I believe what you might be talking about is not a multibit design, in general terms, but rather a Successive Approximation Register, or SAR design.  This type of design has been largely abandoned in the industry as having too much distortion (or noise), negating any benefits it might bring.  This has been overcome by using heavily oversampled 1 bit designs, that have now become heavily oversampled multibit designs.  The weaknesses in the 1 bit designs were particular types of distortion that would present itself in certain, very specific conditions, but the benefits were that it provided nearly perfect integral and differential linearity.  Further, the noiseshaping (an inherent part of a DSM) was capable of pushing the noisefloor into a range that allowed far improved performance in the audible range.  The new multibit DSM designs couple the benefits of SAR converters (not having the specific distortion components yielded by 1 bit designs) with the benefits of 1 bit designs (low noisefloor in the audible range and low differential and integral non-linearity).  I think you would have an extremely difficult time designing an SAR based converter that exceeded the performance of even the mediocre designs used on the market right now.

Nika.


Hi Nika,,

yes, by saying multibit, I mean a SAR design. I think they are very good for audio, because they can sample and convert a complete 18-bit precision value at a single and exact point in time, whereas a sigma-delta ADC operates on many very low precisions samples that are averaged.

I agree that a 4 or 5-level sigma delta converter may be much better than a 1-bit. Unfortunately I did not find the number of bits in the respective data-sheets.

However, I consider a high-precision 18-bit conversion much better, in that it is able to do a real conversion or sample at time point X without averaging over time and computation. It is compatible with the theory of sampling, whereas I do not see the validity of the sigma delta process.

As I read the data sheet of the AKM5394 (which I think is one of the very good sigma-delta ADCs), there is a very interesting THD plot on page 21. It shows that THD+N is in fact very low (-104dB) for a full scale input. But at a -30dB input level THD linearly rises to -88dB and the diagram suggests that for a -60dB input the THD would rise to really unacceptable levels.
Exactly the same combination is a fact for sigma-delta DACs. They have very low distortion for a full-scale output, but for a low level, where low distortion is needed, they completely fail in presence of a good R2R multi-bit DAC.

As for a modern SAR-ADC the distortion is specified flat at about -100dB for input signals down to -60dB. That would suggest to me, that a multibit ADC is much better for music, as it is able to precisely convert low level inputs, and it is low-level signals that would need a low distortion figure.

As I understand, sigma delta ADC need the noise-shaping process, because of the incredible high quantization noise that comes out of the 1- or very low-bit modulator.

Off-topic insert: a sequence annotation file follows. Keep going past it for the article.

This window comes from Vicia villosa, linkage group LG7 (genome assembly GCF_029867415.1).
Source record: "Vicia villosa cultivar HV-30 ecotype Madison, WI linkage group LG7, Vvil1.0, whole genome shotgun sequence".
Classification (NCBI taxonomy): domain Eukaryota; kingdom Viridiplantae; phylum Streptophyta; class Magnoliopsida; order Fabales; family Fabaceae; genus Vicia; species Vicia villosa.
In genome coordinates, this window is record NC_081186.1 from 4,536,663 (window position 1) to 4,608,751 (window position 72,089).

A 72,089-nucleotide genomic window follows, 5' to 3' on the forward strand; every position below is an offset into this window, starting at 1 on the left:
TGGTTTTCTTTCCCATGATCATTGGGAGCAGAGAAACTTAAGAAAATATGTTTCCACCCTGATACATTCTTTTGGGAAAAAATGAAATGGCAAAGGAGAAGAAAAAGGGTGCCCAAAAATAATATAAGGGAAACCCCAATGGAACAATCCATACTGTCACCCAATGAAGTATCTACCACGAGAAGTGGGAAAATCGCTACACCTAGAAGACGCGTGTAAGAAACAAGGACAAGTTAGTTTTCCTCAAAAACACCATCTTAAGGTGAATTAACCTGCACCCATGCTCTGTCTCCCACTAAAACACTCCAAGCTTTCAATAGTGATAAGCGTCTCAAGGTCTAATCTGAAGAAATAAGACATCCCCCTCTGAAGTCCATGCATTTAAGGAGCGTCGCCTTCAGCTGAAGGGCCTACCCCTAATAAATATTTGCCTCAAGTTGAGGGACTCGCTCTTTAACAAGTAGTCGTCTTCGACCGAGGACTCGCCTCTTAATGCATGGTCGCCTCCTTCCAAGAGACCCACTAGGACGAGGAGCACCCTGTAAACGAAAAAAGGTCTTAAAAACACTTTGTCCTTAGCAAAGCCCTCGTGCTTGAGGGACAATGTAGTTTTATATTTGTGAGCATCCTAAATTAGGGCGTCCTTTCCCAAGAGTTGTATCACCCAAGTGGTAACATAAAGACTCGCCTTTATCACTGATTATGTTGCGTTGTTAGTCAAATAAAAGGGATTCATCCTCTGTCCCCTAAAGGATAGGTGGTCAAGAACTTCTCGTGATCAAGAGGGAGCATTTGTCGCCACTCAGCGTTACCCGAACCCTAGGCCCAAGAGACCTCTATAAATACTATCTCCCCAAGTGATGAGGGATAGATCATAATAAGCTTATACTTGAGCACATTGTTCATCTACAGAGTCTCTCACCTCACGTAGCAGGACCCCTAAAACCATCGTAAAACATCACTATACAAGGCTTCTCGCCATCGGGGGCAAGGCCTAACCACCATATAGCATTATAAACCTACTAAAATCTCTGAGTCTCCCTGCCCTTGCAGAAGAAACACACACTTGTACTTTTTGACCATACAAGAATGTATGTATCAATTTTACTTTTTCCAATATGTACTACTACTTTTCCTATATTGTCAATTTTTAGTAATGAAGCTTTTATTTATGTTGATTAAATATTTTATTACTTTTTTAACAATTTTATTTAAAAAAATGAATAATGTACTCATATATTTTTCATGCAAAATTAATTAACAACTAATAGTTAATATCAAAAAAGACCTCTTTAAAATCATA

A high precision multibit ADC has extremely low quantization errors, and thus the complete average, decimate and calculate to insignificant 24-bit numbers process of sigma-delta ADCs is not necessary.

It is just straightforward precision sampling.

I actually don't know what is better.

I think I have to try it out.

Charles Smile
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Nika Aldrich

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Re: What about multibit ADC's ??
« Reply #5 on: May 11, 2004, 09:38:19 am »

Chuck,

Before you design a new SAR based ADC I would do some research into DSM designs.  Your post indicates to me that a little bit of research may be helpful.  I will do my best to point you in a few directions through responding to various points in your post.

Chuck wrote on Tue, 11 May 2004 13:16


whereas a sigma-delta ADC operates on many very low precisions samples that are averaged.


No, a delta sigma converter works in essentially the same way as an SAR converter in that it takes discreet samples at given moments in time.  The sample taken really is the simple quantization of the waveform at that moment of time.  The only exception is that there is a feedback loop built in which serves to filter the quantization error.  Therefore, the sample at a given moment in time is just as valid as the sample at a given moment in time in an SAR converter with the exception of the feedback loop of the error, which serves to filter the noisefloor to get it out of the audible range.

Quote:

I agree that a 4 or 5-level sigma delta converter may be much better than a 1-bit. Unfortunately I did not find the number of bits in the respective data-sheets.


The AKM5394 that you mention is clearly a multibit design - as is just about every chip released since around 2000.

Quote:

However, I consider a high-precision 18-bit conversion much better, in that it is able to do a real conversion or sample at time point X without averaging over time and computation.


This means of comparison is relatively irrelevant.  No sample system is accurate with a single sample.  A single sample in an SAR design is useless and does not conform to Nyquist/Shannon because there isn't enough data with which to filter and reconstruct.  Disregarding that, however, a single sample in delta sigma designs is just as much a simple, quantized sample of the amplitude at a given moment of time.  It is when more samples are taken in an SAR design that it becomes slightly more complex, but only in that there is a feedback loop, lowering the amplitude.  

Quote:

It is compatible with the theory of sampling, whereas I do not see the validity of the sigma delta process.